Before famed playwright Edward Albee delivered the 2004 ASU Centennial Lecture on ‘the state of the arts,’ a group of Flinn Scholars got a special audience with him. In addition to the public lecture during his four-day residence at the Barrett Honors College, Albee also participated in a private reception with the scholars and a more informal colloquium with ASU faculty and alumnus playwrights.
On Nov. 14, about 15 Flinn scholars attended a private reception at ASU’s University Club with the author of Who’s Afraid of Virginia Woolf?, The Goat or Who Is Sylvia?, and 26 other plays. Seated around two tables pushed together for the event, the scholars asked Albee about his life, his work and his opinions on art and media.
Daniel Sullivan, a 2004 Flinn Scholar currently attending the University of Arizona, considered the reception a “once-in-a-lifetime opportunity provided by the Foundation to come face to face with a modern artistic giant and one of my personal heroes.”
Albee’s unconventional nature was evident from the beginning of the session as he began the evening with a somewhat unusual request to Sullivan.
“[Albee asked] me to take my cap off at the beginning of the reception so that he could see what my hair looked like,” Sullivan recalls. “I asked him if he preferred my cap on or off, and he said, ‘Hey, it’s your hat and your hairdo!'”
The conversation quickly shifted, though, to topics such as how Albee develops his characters and how he went about adapting novels for the stage.
“I wrote what Carson would have written had she been me,” Albee said of Carson McCullers, whose novella, The Ballad of the Sad Cafe, he adapted in 1963. Albee went on to explain that he created dialogue for the stage production that he thought would fit into McCullers’s largely dialogue-free work.
The playwright also discussed his views on various types of film, his distaste for the medium of television and its effects on American culture, and the unique nature of live theater. He said that if an incident of violence as depicted in movies and on television were translated to the stage, audiences would run from the theater in terror.
“Theater is real,” Albee said.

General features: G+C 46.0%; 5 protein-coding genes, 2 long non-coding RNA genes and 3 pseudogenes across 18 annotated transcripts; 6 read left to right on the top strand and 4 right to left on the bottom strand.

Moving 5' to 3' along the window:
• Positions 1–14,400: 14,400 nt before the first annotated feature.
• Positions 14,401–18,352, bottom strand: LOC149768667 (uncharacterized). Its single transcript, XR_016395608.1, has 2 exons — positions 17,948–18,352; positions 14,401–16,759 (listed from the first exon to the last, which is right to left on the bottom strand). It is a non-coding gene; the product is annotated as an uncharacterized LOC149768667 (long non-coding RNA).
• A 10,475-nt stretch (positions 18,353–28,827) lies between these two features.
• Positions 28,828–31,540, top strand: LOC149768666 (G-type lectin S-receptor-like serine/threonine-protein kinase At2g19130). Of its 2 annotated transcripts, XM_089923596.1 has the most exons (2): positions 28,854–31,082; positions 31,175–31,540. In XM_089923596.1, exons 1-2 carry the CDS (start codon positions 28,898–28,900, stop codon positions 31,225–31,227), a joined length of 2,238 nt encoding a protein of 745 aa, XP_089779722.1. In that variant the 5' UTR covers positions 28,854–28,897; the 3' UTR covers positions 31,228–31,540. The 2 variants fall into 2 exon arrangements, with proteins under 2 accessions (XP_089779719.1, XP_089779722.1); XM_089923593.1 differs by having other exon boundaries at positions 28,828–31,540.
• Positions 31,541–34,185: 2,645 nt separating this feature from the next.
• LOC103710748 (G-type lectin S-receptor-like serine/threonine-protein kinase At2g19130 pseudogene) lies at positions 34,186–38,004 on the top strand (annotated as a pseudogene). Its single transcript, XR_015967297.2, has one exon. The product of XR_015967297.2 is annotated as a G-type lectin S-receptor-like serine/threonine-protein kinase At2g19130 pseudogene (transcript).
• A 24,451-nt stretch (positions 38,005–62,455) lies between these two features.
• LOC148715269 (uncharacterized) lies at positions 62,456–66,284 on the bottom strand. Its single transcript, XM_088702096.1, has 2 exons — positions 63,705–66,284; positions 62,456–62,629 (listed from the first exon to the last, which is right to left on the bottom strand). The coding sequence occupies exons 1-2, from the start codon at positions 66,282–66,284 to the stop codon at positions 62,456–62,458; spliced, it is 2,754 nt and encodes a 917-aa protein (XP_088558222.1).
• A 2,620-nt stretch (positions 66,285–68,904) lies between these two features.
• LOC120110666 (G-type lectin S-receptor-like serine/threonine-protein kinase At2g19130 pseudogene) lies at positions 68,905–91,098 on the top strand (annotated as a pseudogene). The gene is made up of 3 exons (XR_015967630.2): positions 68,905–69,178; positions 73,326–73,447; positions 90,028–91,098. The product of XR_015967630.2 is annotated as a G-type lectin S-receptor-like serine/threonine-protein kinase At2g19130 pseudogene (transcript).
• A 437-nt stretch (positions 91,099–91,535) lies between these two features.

Ultimately, though, the playwright left scholars with his advice to live life with open ears, eyes, and minds.
In his public lecture on Nov. 16, Albee spoke specifically about “the state of our culture, its cause, and its cure,” frequently eliciting laughter from the audience at ASU’s Gammage Auditorium with his often dry and self-deprecating humor.
“I enjoy being a playwright, which is fortunate because it is one of the few things I can do with any competence,” Albee said.
The dramatist also recounted the story of how he “liberated” a typewriter and some yellow paper from a Western Union office where he worked and used it to type what would become his first professionally-produced play.
The Zoo Story, Albee said, marked the first time that his voice emanated from his writing. That voice was translated into German for The Zoo Story‘s 1959 world premiere in West Berlin, but the play soon ran in New York (and in English), launching Albee’s career as an American dramatist.
Albee said that he sees art as a mirror that prompts society to examine and change itself. He also believes the ability to create art distinguishes human beings from other animals.
“I think somewhere along the line in the evolutionary process, our tails fell off and we grew art,” he said.
The following evening, Albee participated in a colloquium with two playwrights with connections to ASU: English professor Dr. Jay Boyer and alumnus Luke Krueger. There, the discussion focused almost exclusively on Albee’s plays. During the colloquium, Boyer asked Albee about the origin of the title of Who’s Afraid of Virginia Woolf?
“It comes from my play,” Albee responded coyly, adding that he had seen the phrase written on the wall in a New York restaurant as a teenager.
The acclaimed dramatist is the latest in a series of lecturers from a variety of disciplines who have visited the Valley since 1985, when the Flinn Foundation established an endowment to fund the Centennial Lecturer post in honor of ASU’s 100th year.